Diffuse idiopathic skeletal hyperostosis as a cause of dysphagia in a young patient with metabolic syndrome
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CitationAğırman, M., Durmuş, O., Örmeci, T., Teker, B. ve Çakar, E. (2015). Diffuse idiopathic skeletal hyperostosis as a cause of dysphagia in a young patient with metabolic syndrome. PM&R, 7(4), 451-452. https://dx.doi.org/10.1016/j.pmrj.2014.11.006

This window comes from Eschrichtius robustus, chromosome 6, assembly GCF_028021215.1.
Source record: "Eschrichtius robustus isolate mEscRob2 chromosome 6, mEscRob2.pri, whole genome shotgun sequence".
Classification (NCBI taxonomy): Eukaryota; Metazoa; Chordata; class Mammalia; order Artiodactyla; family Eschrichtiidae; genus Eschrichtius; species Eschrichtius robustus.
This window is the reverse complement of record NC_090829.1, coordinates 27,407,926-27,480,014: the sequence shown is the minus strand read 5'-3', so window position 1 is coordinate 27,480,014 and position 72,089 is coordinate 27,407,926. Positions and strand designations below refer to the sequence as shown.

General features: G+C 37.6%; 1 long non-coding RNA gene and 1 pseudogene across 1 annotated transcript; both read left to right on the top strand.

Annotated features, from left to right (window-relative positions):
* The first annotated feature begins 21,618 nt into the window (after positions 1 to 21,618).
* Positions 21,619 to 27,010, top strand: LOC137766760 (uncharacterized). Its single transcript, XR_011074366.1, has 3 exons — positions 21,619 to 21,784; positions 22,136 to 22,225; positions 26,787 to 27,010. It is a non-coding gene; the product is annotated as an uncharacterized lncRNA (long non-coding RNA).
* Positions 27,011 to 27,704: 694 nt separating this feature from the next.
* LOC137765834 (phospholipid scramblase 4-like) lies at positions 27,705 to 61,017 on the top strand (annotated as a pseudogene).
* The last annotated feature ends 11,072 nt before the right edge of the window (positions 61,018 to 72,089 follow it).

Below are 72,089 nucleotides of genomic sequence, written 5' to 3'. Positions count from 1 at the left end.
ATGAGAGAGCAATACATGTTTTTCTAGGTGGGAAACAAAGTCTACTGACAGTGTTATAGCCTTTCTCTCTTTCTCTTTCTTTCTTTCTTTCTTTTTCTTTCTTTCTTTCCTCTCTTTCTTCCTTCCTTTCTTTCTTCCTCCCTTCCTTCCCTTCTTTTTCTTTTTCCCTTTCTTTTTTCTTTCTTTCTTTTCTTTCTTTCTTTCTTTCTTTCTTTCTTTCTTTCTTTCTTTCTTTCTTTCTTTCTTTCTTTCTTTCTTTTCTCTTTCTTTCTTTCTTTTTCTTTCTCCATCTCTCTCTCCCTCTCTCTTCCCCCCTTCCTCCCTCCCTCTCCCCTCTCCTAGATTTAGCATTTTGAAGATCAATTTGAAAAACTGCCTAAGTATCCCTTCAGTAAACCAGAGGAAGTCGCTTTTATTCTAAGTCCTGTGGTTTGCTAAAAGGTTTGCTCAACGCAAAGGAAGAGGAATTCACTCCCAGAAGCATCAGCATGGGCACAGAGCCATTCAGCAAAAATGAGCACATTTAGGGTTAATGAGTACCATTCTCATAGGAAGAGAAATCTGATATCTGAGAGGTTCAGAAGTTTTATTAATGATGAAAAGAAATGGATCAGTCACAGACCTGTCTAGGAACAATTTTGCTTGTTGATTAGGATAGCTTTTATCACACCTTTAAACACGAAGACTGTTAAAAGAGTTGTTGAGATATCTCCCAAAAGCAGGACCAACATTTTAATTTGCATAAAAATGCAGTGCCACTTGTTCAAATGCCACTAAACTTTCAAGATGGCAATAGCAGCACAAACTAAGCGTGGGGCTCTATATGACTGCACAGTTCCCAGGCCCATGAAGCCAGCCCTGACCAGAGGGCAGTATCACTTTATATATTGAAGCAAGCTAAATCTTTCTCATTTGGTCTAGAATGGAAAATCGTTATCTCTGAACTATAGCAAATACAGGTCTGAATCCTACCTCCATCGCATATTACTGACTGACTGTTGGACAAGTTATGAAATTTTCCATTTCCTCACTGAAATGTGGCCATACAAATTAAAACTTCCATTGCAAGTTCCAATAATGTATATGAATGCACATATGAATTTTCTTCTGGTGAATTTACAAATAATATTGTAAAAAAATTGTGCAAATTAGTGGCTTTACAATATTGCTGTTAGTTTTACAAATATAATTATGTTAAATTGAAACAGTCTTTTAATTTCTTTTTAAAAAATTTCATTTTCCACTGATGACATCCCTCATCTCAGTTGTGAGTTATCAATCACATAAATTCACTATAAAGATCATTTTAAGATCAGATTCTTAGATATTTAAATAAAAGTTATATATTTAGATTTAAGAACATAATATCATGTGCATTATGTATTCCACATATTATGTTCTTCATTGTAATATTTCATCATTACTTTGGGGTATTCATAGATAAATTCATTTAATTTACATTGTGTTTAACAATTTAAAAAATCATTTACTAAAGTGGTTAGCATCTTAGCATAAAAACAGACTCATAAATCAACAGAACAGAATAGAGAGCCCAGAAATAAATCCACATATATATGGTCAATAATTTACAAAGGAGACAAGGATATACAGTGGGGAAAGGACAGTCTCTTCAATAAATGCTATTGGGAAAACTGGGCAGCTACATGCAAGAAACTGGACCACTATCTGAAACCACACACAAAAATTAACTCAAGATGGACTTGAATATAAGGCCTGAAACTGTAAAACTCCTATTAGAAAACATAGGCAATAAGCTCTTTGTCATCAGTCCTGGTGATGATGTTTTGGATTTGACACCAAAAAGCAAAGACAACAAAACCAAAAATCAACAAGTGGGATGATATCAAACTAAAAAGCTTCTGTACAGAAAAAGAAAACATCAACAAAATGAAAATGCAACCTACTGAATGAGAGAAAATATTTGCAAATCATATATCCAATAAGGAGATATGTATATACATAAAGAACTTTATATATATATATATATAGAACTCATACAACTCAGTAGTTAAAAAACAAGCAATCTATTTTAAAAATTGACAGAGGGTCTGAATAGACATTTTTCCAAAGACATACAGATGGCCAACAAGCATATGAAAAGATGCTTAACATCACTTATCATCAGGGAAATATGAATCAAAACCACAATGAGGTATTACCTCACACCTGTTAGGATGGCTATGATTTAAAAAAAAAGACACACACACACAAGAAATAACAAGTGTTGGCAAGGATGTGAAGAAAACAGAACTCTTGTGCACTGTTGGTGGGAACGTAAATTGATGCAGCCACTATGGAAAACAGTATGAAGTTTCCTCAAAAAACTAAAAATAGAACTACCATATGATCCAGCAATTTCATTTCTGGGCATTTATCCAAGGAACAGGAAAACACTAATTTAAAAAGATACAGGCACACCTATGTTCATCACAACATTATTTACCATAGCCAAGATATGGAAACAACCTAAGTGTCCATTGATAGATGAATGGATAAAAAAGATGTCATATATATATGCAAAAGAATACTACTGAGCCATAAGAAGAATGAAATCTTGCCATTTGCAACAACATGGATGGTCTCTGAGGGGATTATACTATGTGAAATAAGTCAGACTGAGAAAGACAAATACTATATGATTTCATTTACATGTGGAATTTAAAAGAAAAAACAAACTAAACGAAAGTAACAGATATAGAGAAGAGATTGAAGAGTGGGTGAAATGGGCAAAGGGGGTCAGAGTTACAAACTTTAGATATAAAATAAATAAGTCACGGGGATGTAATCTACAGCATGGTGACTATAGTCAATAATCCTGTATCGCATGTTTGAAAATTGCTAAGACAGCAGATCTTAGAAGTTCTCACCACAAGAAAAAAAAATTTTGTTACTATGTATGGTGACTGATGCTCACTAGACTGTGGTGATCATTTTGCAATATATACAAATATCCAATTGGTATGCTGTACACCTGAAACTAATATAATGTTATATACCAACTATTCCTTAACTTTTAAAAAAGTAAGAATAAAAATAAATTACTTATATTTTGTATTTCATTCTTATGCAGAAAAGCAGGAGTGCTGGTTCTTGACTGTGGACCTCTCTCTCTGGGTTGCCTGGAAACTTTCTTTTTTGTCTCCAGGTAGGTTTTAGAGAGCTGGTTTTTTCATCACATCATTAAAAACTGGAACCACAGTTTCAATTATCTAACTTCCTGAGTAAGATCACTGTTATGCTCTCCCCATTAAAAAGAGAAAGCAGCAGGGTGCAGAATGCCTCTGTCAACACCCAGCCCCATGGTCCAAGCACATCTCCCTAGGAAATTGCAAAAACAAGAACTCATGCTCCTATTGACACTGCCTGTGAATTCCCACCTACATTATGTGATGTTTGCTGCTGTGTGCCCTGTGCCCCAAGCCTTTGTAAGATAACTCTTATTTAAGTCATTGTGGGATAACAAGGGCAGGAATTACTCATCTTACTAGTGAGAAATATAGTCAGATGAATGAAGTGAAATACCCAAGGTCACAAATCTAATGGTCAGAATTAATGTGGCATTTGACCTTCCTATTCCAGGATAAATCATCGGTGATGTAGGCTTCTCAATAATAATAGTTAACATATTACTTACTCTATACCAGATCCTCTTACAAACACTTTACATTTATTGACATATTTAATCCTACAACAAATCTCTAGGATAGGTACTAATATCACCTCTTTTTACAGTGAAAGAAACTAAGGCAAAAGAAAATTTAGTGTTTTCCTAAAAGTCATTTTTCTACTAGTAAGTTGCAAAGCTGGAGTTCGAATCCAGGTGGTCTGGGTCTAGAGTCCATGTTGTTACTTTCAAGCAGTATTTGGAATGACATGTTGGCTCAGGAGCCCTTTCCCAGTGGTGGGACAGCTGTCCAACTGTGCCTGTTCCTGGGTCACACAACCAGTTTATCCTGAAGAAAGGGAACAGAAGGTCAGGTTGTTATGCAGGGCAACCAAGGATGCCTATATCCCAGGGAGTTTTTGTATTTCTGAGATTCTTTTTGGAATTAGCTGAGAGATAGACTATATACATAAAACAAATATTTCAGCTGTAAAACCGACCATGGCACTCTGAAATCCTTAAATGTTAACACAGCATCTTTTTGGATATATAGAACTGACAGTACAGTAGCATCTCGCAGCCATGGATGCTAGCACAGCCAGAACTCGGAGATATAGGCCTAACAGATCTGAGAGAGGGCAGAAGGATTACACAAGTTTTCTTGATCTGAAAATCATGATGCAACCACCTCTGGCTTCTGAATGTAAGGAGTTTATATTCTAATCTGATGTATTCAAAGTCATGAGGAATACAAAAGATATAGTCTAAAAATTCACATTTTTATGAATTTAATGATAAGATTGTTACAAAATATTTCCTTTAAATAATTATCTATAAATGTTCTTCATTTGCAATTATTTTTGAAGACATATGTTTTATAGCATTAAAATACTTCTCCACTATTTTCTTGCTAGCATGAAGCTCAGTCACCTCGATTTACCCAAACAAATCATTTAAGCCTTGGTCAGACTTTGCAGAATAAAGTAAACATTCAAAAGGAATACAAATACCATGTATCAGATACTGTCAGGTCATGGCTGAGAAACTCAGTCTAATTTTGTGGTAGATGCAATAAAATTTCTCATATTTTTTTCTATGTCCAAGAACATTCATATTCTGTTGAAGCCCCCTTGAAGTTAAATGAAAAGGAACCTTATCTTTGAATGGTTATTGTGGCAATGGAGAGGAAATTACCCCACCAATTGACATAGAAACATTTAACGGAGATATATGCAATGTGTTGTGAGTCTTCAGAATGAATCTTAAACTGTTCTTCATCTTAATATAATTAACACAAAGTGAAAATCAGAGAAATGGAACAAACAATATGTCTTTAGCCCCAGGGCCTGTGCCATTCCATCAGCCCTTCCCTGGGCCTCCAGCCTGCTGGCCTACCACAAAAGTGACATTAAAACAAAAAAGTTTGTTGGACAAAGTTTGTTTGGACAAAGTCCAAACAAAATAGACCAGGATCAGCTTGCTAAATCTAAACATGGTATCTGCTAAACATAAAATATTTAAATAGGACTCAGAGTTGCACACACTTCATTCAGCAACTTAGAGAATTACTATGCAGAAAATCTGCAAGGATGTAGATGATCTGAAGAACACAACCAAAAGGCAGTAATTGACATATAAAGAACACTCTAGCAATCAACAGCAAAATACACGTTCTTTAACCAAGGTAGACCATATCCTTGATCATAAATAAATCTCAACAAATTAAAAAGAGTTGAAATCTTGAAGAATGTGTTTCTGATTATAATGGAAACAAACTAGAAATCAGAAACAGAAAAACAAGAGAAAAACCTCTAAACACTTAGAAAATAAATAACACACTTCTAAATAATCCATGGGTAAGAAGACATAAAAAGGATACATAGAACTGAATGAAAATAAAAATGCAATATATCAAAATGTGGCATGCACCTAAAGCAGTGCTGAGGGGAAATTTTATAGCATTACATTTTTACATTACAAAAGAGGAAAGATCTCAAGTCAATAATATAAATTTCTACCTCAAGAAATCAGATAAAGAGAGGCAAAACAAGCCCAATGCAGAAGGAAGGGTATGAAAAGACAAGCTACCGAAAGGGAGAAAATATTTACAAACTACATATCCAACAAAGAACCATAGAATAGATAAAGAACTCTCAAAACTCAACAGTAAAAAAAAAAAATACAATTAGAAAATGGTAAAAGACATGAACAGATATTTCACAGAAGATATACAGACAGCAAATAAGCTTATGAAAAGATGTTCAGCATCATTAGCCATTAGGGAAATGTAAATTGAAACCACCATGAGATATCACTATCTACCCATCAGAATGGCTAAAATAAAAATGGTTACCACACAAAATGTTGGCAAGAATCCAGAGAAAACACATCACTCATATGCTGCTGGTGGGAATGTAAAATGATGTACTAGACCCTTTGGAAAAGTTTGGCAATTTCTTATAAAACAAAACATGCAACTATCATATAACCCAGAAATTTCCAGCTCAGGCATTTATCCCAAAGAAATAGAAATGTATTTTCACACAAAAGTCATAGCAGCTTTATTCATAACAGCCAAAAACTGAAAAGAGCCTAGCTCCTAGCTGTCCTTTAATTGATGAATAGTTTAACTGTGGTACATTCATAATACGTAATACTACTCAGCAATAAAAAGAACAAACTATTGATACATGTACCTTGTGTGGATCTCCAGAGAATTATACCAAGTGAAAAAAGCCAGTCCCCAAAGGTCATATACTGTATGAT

A 42-year-old male patient was admitted to our clinic with neck pain, stiffness, limited range of motion in the neck, and dysphagia upon eating solid foods. The pain had started about 5 years previously and increased over time. The patient had no history of trauma to the neck. He had a history of type 2 diabetes mellitus (for 3 years), hypertension (for 10 years), chronic renal failure, and dyslipidemia. The patient was morbidly obese (body mass index: 41). He had experienced frequent infections of the upper respiratory tract during recent years. Motor, sensory, and other neurologic examinations showed no signs of cervical radiculopathy. Range of motion in the neck was limited in all directions, and widespread cervical paravertebral spasm and tenderness were detected. Radiologic investigations showed contiguous vertebrae, bridging osteophytes.